Don’t miss "Usability Testing: A Live How-To Demonstration and Guide for Engineers," June 13 at 3 pm at the Medtech Education Hub at MD&M East 2018. There is no charge for registered show attendees to watch the demo or any of the presentations at the hub.

Picture at right: Allison Strochlic, research director for UL Human Factors Engineering (HFE), Wiklund R&D

Spectrum Plastics scoops up another medtech supplier, Fermatex Vascular

Spectrum Plastics scoops up another medtech supplier, Fermatex Vascular

M&AA full-service contract manufacturer serving medical device OEMs, Spectrum Plastics Group (Alpharetta, GA) has acquired Fermatex Vascular Technologies Inc. (Wall, NJ), a supplier of reinforced medical tubing, catheter subassemblies and specialty extrusions.

Fermatex Vascular formerly did business under the Gore-Jersey Shore name but is best known in the industry as Adam Spence Corp., founded in 1960. It was later acquired by WL Gore in 2004 and sold to Vance Street Capital in 2017, which has now sold the company to Spectrum Plastics. The announcement was made on May 24, 2018. Financial terms of the transaction were not disclosed.

Spectrum Plastics Group (booth 1232) and Fermatex (booth 1638), under the Adam Spence Vascular Technologies brand, are both exhibiting at the co-located PLASTEC East and Medical Design & Manufacturing (MD&M) East, part of the largest advanced design and manufacturing trade show and conference on the East Coast. The event comes to New York from June 12 to 14, 2018. Register now!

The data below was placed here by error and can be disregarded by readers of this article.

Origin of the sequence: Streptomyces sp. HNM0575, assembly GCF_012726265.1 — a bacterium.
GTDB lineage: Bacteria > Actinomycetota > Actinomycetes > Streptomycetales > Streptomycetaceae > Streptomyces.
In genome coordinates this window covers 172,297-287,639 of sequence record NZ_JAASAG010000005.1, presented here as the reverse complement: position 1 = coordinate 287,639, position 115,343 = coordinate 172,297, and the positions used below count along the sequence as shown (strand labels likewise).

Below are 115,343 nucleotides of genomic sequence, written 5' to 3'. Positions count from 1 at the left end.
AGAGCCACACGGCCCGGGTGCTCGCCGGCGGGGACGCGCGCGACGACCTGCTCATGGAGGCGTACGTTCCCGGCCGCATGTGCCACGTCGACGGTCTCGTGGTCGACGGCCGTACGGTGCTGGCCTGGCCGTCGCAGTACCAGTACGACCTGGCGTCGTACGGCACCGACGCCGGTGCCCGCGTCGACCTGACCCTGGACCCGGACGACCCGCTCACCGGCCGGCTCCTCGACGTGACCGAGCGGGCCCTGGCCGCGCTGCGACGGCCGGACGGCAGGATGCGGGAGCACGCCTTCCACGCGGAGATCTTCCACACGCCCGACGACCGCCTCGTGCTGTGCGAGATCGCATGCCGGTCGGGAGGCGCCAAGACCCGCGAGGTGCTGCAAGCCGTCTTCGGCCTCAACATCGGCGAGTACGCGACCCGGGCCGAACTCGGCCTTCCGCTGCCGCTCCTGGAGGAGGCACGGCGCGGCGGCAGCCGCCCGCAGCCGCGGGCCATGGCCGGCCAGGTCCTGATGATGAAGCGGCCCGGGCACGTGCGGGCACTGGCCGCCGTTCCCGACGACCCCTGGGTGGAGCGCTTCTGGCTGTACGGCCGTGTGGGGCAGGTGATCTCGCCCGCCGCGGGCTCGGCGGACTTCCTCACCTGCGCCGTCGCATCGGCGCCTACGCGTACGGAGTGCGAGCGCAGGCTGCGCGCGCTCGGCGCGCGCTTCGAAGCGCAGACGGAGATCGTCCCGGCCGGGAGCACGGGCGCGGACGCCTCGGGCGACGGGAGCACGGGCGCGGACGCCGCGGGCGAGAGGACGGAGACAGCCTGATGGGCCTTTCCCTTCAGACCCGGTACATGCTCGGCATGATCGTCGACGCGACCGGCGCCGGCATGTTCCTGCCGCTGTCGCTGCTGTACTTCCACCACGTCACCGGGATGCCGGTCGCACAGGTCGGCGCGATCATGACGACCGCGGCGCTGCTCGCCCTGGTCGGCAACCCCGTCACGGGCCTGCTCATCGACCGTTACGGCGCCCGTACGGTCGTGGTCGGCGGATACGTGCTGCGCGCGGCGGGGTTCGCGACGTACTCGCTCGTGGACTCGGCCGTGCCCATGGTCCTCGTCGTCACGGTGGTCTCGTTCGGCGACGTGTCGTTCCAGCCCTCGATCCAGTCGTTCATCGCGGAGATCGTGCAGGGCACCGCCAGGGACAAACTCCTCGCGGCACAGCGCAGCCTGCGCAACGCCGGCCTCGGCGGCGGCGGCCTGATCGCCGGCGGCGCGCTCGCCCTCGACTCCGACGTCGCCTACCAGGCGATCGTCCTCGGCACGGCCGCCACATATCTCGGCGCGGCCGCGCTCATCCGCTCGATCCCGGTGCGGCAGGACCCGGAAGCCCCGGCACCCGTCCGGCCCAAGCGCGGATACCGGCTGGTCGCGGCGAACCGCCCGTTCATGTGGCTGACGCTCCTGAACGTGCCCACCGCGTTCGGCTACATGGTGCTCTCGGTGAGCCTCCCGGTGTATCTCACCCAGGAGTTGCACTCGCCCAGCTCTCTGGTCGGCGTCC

This marks the second acquisition for Spectrum Plastics in the last three months—it bought injection molder Apex Resource Technologies in February—and its eighth during the last four years. In an interview with PlasticsToday from Sept. 2017, Tom Flannery, Business Development Director, Injection Molding & Assembly, offered some insights into Spectrum Plastics’ business strategy.

“For the largest OEMs, supplier consolidation and vendor management are keys to our success,” said Flannery. “An executive at a major medical device OEM recently told me that more than ever they need suppliers who can offer a greater spectrum of services and products. They need a supplier who can competently manage the supply chain, regulatory compliance and engineering aspects involved with making process and product changes with more services and technologies focused on them,” explained Flannery.

Commenting on the most recent acquisition, Spectrum Plastics CEO Neil Shillingford said that Fermatex’s heritage and skills complement Spectrum’s culture and objectives as leading medical device component and contract manufacturers.

First as Adam Spence and then briefly under the Gore umbrella, Fermatex has been supporting the medical device industry for more than 50 years. It employs approximately 100 people out of two adjoining ISO 13485–certified buildings with cleanrooms on a 54,000-square-foot campus. Spectrum Plastics said it intends to transition the Fermatex brand back to Adam Spence to take advantage of its history and reputation as well as name recognition within the industry.  

“Combined, during this era of industry transition, our operations present exceptional scale and capability to medical device OEMs seeking the proper manufacturing partner for highly specialized components, catheter delivery systems and sub-assemblies,” said Shillingford. The Adam Spence facilities ultimately will operate under Spectrum Plastics’ specialty technologies platform and work in tandem with its Apollo Medical Extrusion Technologies units and brand. 

 Spectrum Plastics Group operates multiple plants across the United States, Mexico, Costa Rica, Ireland and Malaysia. It offers a full range of custom design, engineering and fabrication services and operates multiple Class 7 and 8 cleanrooms in ISO 13485–certified facilities.